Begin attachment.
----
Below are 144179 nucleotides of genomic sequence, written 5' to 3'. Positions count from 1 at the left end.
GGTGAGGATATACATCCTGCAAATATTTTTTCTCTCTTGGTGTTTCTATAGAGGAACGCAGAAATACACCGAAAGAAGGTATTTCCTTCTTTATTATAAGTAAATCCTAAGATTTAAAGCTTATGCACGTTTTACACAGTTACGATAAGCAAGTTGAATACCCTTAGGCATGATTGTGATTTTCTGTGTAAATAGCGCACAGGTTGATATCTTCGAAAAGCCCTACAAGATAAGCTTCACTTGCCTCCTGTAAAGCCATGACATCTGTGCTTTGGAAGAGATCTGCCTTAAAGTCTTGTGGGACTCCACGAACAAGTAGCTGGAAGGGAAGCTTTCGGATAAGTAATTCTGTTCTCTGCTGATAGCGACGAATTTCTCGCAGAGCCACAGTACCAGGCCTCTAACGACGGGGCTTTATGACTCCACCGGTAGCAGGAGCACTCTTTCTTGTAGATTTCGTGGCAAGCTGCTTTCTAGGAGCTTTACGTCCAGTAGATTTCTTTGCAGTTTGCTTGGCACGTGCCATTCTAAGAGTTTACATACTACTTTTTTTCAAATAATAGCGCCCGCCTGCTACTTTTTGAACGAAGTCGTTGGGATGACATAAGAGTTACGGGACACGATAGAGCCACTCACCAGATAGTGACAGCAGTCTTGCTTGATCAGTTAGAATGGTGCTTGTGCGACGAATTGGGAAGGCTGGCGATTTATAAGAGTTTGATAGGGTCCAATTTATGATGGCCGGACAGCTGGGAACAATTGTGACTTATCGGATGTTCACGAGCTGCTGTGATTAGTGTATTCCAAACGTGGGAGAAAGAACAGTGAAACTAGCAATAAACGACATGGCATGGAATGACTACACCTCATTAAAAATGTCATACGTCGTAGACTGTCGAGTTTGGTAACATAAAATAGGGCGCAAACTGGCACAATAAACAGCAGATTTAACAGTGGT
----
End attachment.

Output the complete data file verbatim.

Below are 144179 nucleotides of genomic sequence, written 5' to 3'. Positions count from 1 at the left end.
GGTGAGGATATACATCCTGCAAATATTTTTTCTCTCTTGGTGTTTCTATAGAGGAACGCAGAAATACACCGAAAGAAGGTATTTCCTTCTTTATTATAAGTAAATCCTAAGATTTAAAGCTTATGCACGTTTTACACAGTTACGATAAGCAAGTTGAATACCCTTAGGCATGATTGTGATTTTCTGTGTAAATAGCGCACAGGTTGATATCTTCGAAAAGCCCTACAAGATAAGCTTCACTTGCCTCCTGTAAAGCCATGACATCTGTGCTTTGGAAGAGATCTGCCTTAAAGTCTTGTGGGACTCCACGAACAAGTAGCTGGAAGGGAAGCTTTCGGATAAGTAATTCTGTTCTCTGCTGATAGCGACGAATTTCTCGCAGAGCCACAGTACCAGGCCTCTAACGACGGGGCTTTATGACTCCACCGGTAGCAGGAGCACTCTTTCTTGTAGATTTCGTGGCAAGCTGCTTTCTAGGAGCTTTACGTCCAGTAGATTTCTTTGCAGTTTGCTTGGCACGTGCCATTCTAAGAGTTTACATACTACTTTTTTTCAAATAATAGCGCCCGCCTGCTACTTTTTGAACGAAGTCGTTGGGATGACATAAGAGTTACGGGACACGATAGAGCCACTCACCAGATAGTGACAGCAGTCTTGCTTGATCAGTTAGAATGGTGCTTGTGCGACGAATTGGGAAGGCTGGCGATTTATAAGAGTTTGATAGGGTCCAATTTATGATGGCCGGACAGCTGGGAACAATTGTGACTTATCGGATGTTCACGAGCTGCTGTGATTAGTGTATTCCAAACGTGGGAGAAAGAACAGTGAAACTAGCAATAAACGACATGGCATGGAATGACTACACCTCATTAAAAATGTCATACGTCGTAGACTGTCGAGTTTGGTAACATAAAATAGGGCGCAAACTGGCACAATAAACAGCAGATTTAACAGTGGT